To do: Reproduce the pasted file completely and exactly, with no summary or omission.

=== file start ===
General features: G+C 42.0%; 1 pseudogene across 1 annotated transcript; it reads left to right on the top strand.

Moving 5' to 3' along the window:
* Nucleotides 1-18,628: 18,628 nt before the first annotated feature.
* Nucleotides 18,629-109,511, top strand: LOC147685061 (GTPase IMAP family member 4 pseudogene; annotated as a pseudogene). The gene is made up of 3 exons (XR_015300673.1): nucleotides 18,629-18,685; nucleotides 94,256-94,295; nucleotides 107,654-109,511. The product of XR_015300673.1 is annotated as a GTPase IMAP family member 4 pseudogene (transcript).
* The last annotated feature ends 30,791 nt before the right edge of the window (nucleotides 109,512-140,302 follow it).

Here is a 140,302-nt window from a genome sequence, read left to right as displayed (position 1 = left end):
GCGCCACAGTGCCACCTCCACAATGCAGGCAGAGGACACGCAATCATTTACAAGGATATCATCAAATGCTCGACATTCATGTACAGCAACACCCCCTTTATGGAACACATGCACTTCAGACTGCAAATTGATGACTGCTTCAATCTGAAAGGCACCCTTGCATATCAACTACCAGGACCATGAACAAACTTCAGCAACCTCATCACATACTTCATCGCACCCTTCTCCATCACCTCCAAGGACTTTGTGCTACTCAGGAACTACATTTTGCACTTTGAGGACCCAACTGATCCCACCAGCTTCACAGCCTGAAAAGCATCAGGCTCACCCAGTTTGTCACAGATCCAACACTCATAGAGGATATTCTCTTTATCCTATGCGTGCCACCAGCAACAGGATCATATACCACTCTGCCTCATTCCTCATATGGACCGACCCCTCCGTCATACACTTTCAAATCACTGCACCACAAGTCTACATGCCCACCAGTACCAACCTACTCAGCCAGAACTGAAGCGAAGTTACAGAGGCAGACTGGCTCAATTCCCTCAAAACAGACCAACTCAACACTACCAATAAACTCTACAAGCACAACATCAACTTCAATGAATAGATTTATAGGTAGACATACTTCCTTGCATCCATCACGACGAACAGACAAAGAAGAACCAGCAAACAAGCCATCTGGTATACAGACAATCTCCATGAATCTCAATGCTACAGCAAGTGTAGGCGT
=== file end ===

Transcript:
General features: G+C 42.0%; 1 pseudogene across 1 annotated transcript; it reads left to right on the top strand.

Moving 5' to 3' along the window:
* Nucleotides 1-18,628: 18,628 nt before the first annotated feature.
* Nucleotides 18,629-109,511, top strand: LOC147685061 (GTPase IMAP family member 4 pseudogene; annotated as a pseudogene). The gene is made up of 3 exons (XR_015300673.1): nucleotides 18,629-18,685; nucleotides 94,256-94,295; nucleotides 107,654-109,511. The product of XR_015300673.1 is annotated as a GTPase IMAP family member 4 pseudogene (transcript).
* The last annotated feature ends 30,791 nt before the right edge of the window (nucleotides 109,512-140,302 follow it).

Here is a 140,302-nt window from a genome sequence, read left to right as displayed (position 1 = left end):
GCGCCACAGTGCCACCTCCACAATGCAGGCAGAGGACACGCAATCATTTACAAGGATATCATCAAATGCTCGACATTCATGTACAGCAACACCCCCTTTATGGAACACATGCACTTCAGACTGCAAATTGATGACTGCTTCAATCTGAAAGGCACCCTTGCATATCAACTACCAGGACCATGAACAAACTTCAGCAACCTCATCACATACTTCATCGCACCCTTCTCCATCACCTCCAAGGACTTTGTGCTACTCAGGAACTACATTTTGCACTTTGAGGACCCAACTGATCCCACCAGCTTCACAGCCTGAAAAGCATCAGGCTCACCCAGTTTGTCACAGATCCAACACTCATAGAGGATATTCTCTTTATCCTATGCGTGCCACCAGCAACAGGATCATATACCACTCTGCCTCATTCCTCATATGGACCGACCCCTCCGTCATACACTTTCAAATCACTGCACCACAAGTCTACATGCCCACCAGTACCAACCTACTCAGCCAGAACTGAAGCGAAGTTACAGAGGCAGACTGGCTCAATTCCCTCAAAACAGACCAACTCAACACTACCAATAAACTCTACAAGCACAACATCAACTTCAATGAATAGATTTATAGGTAGACATACTTCCTTGCATCCATCACGACGAACAGACAAAGAAGAACCAGCAAACAAGCCATCTGGTATACAGACAATCTCCATGAATCTCAATGCTACAGCAAGTGTAGGCGT